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Nutrition- Does milk make your stomach bubble?

By Vision Reporter

Added 7th February 2010 03:00 AM

FOR some people, the taste of milk leaves their stomach rebellious. If so, you may be lactose intolerant. Being lactose intolerant means you cannot digest lactose — the natural sugar in milk and other dairy products.

FOR some people, the taste of milk leaves their stomach rebellious. If so, you may be lactose intolerant. Being lactose intolerant means you cannot digest lactose — the natural sugar in milk and other dairy products.

By Rachel Bahika

FOR some people, the taste of milk leaves their stomach rebellious. If so, you may be lactose intolerant. Being lactose intolerant means you cannot digest lactose — the natural sugar in milk and other dairy products.

People, who cannot digest lactose, have a deficiency of an enzyme called lactase, which is produced in the small intestine and is needed to digest it.
It breaks down milk sugar into two simpler forms absorbed into the bloodstream.

However, lactose intolerance is not the same as a milk allergy. While people with food allergies must avoid certain foods, those with food intolerances can eat small amounts of the offending foods without having symptoms.

Symptoms
When one lacks lactase to digest the lactose, one may experience nausea, stomach cramps, painful gas, bloating and diarrhoea.

These symptoms typically occur within 30 minutes to two hours after consuming such foods. The severity of symptoms varies depending on the amount of lactose an individual can tolerate.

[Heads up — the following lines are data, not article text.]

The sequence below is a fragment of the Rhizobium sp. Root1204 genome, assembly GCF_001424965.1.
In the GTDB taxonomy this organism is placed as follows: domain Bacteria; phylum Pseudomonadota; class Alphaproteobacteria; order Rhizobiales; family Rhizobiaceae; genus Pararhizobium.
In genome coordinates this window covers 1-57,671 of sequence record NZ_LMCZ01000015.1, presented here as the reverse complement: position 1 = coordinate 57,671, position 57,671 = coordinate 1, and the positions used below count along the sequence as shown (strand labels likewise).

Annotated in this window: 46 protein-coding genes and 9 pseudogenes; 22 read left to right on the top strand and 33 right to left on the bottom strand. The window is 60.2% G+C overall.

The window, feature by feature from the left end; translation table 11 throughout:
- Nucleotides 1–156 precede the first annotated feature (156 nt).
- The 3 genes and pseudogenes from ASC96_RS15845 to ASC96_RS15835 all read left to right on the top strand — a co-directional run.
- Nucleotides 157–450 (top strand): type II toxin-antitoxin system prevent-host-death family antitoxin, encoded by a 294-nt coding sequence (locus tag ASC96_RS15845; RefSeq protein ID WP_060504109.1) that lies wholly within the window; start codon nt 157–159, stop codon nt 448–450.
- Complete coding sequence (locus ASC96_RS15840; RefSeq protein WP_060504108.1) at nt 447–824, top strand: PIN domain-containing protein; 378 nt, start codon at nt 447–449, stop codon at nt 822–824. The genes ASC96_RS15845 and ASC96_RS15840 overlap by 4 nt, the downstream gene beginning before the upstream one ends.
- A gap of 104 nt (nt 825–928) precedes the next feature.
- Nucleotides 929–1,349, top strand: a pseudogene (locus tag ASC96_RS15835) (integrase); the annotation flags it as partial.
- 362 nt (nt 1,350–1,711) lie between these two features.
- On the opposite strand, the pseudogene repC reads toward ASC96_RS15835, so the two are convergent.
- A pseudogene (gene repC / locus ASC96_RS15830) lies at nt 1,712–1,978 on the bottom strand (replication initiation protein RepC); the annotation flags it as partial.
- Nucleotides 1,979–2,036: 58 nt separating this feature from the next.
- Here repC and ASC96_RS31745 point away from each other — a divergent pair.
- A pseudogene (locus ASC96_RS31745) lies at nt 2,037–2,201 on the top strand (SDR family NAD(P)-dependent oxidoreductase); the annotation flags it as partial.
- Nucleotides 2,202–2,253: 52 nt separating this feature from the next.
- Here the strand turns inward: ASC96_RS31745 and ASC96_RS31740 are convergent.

Causes
Most people inherit this condition from their parents. For many, lactose intolerance develops naturally as they grow older. The small intestine produces less lactase after age two, so many people do not have symptoms until they are adults.

Lactose intolerance is not very common in children under two years of age unless the child has a lactase deficiency because of an injury to the small intestine. If you think your child may be lactose intolerant, talk to a paediatrician.

Certain digestive diseases like crohn’s disease, celiac disease (a disease that damages the small intestine and interferes with absorption of nutrients from food) and injuries to the small intestine can also reduce the amount of lactase available to process lactose properly.

Managing it
There is no treatment to make the body produce more lactase, but the symptoms of lactose intolerance can be controlled through diet. People have different levels of tolerance to lactose.
Some may have a tablespoon of milk in a cup of tea with little or no discomfort. Others have reactions that stop them from taking milk.

Lactose is also present in about 20% of certain birth control pills and about 6% of over-the-counter medications like tablets for stomach acid and gas.

Dietary supplements with lactase are available to help people digest foods that contain lactose. However, consult your doctor or dietician before you take them.

Pay attention to labels
“Lactose-free” or “lactose-reduced” milk and other products are available in supermarkets. These may provide the same nutrients as their lactose-containing counterparts.